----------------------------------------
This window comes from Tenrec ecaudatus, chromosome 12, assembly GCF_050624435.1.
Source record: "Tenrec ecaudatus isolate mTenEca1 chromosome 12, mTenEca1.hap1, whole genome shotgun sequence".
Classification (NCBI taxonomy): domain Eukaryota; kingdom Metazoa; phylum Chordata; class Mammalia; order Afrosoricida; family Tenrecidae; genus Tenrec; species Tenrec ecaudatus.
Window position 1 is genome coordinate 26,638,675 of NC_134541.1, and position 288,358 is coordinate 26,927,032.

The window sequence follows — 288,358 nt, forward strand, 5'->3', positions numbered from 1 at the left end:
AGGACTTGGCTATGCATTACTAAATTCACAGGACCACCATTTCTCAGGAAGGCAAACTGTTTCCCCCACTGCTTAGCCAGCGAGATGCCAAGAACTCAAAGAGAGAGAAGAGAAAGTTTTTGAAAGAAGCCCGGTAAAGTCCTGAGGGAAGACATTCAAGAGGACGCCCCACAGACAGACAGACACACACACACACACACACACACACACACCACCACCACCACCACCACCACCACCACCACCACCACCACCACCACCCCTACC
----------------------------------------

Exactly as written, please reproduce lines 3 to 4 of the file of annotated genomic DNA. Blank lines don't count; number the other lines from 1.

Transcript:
Classification (NCBI taxonomy): domain Eukaryota; kingdom Metazoa; phylum Chordata; class Mammalia; order Afrosoricida; family Tenrecidae; genus Tenrec; species Tenrec ecaudatus.
Window position 1 is genome coordinate 26,638,675 of NC_134541.1, and position 288,358 is coordinate 26,927,032.